Additionally, here is a link to a Description of the Need for a Resolution, along with some FAQs.  

~ (Derek Penwell)

WHEREAS, we, the General Assembly of the Christian Church (Disciples of Christ), understand ourselves to be a movement for wholeness in a fragmented world, called to welcome others even as we have been welcomed by God [1] and to practice hospitality to one another,[2] as well as to strangers;[3]

WHEREAS, Holy Scripture affirms that all people are created in the image of God and share with all others in the worth that comes from being unique individuals,[4] which has been reiterated at past General Assemblies (2001, 2005, 2011);

WHEREAS, we affirm that as Christians we are many members, but are one body in Christ.  We are members of one another, each with different gifts.[5] We affirm that each of us is called by Jesus to love our neighbors as ourselves,[6] and that we are called to the ministry of reconciliation and wholeness within the world and within the church itself;    WHEREAS, Disciples affirm baptism as the primary call to ministry, and offer baptism to all who profess their faith in Jesus Christ as Savior;

WHEREAS, Disciples profess that the nature of Christian discipleship is profoundly informed by a common table, which is central to the act of worship. This emphasis on communion calls attention to the radical nature of the hospitality extended by Jesus, who welcomes all to be received at the Lord’s table of grace. In centering our worship on the Lord’s table, Disciples  recall that our very birth as a movement came at Cane Ridge in reaction to limitations being placed on this welcome;

WHEREAS, Disciples emerged as a movement centered on a call to Christian unity as our “polar star.”  We recognize that cutting off anyone who seeks the hospitality of the Lord’s table is an act of disunity;

WHEREAS, Disciples have been engaged in a process of discernment on the question of the participation of all Christians regardless of sexual orientation and/or gender identity in the life and ministry of the church since 1997 with mixed results; WHEREAS, we know there are people who are devalued and discriminated against within society, and more sadly within the church, because of their sexual orientation and/or gender identity;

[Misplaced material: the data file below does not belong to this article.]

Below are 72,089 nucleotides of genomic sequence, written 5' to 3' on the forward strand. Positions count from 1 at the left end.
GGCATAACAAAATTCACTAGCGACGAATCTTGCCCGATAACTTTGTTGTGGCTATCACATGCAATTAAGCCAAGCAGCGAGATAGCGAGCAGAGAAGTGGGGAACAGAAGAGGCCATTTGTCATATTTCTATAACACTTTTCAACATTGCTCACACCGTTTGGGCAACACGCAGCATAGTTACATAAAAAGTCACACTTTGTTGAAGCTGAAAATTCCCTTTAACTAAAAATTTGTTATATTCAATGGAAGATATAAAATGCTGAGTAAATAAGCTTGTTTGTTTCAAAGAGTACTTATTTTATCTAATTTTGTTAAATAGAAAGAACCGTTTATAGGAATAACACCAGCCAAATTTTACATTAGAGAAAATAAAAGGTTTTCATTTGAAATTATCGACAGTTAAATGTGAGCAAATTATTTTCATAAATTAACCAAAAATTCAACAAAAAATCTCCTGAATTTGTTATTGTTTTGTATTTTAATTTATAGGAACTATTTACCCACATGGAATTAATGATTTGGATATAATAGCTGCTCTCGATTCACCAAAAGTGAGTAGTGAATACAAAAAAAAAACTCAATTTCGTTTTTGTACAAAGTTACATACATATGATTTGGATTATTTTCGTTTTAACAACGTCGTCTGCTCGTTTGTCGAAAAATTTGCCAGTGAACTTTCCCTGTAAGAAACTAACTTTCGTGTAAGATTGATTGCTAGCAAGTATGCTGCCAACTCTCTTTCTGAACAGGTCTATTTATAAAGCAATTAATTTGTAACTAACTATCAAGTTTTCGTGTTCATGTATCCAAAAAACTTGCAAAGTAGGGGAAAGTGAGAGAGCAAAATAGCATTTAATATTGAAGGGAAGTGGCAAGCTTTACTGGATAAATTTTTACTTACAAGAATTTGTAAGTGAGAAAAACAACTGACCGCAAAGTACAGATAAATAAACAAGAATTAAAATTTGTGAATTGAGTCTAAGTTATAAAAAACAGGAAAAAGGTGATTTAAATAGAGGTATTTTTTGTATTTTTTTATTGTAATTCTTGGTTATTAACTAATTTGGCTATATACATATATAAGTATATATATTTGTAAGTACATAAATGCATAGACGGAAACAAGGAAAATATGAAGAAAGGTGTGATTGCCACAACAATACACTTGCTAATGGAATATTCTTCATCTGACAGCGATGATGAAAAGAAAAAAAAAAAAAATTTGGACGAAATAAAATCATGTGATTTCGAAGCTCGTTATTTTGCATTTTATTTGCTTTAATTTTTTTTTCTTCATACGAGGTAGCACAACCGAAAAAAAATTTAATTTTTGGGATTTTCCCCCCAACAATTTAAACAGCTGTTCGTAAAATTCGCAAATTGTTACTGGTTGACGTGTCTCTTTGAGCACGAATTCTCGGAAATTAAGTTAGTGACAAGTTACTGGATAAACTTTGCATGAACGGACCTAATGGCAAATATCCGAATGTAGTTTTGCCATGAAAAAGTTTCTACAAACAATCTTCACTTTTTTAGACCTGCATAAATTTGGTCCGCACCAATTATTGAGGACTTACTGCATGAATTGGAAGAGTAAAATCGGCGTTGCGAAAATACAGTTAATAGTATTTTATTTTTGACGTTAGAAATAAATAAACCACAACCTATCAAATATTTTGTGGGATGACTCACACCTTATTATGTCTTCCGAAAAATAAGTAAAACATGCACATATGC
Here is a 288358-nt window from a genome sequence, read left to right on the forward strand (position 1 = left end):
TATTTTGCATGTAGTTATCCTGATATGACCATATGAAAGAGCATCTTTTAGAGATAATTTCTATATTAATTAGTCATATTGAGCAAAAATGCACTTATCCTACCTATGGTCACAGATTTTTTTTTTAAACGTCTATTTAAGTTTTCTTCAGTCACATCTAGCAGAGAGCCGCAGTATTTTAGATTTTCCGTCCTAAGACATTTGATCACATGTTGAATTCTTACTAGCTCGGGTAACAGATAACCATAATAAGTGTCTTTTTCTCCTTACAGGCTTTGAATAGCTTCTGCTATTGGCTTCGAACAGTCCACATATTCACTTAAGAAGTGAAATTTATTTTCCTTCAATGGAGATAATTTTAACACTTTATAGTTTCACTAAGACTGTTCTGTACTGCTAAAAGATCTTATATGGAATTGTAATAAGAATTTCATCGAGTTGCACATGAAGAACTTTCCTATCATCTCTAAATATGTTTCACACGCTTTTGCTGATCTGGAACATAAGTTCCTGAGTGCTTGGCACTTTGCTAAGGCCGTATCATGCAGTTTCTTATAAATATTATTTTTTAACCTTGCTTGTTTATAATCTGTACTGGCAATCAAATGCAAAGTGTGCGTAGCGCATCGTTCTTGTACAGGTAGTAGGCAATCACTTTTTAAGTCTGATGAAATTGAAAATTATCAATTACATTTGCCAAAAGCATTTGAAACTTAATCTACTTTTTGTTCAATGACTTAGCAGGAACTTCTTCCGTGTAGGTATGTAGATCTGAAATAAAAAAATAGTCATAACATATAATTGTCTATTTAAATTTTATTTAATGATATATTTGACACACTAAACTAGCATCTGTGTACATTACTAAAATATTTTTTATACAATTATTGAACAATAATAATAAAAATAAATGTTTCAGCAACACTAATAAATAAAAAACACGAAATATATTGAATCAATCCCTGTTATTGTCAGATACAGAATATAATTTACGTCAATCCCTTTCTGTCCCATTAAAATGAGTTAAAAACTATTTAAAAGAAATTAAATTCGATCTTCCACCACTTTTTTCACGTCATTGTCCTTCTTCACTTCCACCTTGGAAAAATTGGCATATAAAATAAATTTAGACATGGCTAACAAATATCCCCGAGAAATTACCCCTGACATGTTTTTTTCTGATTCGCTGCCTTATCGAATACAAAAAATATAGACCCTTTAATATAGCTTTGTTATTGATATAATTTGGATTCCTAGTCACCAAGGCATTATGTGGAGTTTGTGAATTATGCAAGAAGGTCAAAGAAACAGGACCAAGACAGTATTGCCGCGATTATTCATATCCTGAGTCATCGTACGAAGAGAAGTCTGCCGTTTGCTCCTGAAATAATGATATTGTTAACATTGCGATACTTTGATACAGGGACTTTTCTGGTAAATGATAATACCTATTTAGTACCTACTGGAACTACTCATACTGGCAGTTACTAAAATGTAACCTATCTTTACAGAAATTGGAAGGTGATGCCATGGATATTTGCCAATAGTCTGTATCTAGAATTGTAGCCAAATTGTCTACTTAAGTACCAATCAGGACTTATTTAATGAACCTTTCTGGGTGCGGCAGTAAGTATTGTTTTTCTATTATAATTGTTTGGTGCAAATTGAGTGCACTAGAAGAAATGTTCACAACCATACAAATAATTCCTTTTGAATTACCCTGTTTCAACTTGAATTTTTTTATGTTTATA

WHEREAS it is also recognized that we find our identity around the table, holding each other dear even when we disagree; and that the church from its beginning has understood that God’s Spirit leads congregations to differing interpretations of scripture, but that each are called to transcend our difference and to claim one another in unity;

AND WHEREAS, it is understood that the Christian Church (Disciples of Christ) operates with a congregational polity whereby local congregations have final say in matters of conscience;

THEREFORE, BE IT RESOLVED that the General Assembly calls upon the Christian Church (Disciples of Christ)  to recognize itself  as a people of grace and welcome to all God’s children–inclusive of race, gender, age, sexual orientation, gender identity, nationality, ethnicity, marital status, or physical ability;

BE IT FURTHER RESOLVED that the General Assembly calls upon the Christian Church (Disciples of Christ) to affirm the faith, baptism and spiritual gifts of all Christians regardless of their sexual orientation or gender identity, and that neither are grounds for exclusion from fellowship or service within the church, but are a part of God’s good creation;

FINALLY, BE IT RESOLVED that the General Assembly calls upon all expressions of the Christian Church (Disciples of Christ), as a people of grace and welcome, to acknowledge their support for the welcome of and hospitality to all Christians, regardless of race, gender, age, sexual orientation, gender identity, nationality, ethnicity, marital status, physical or cognitive ability.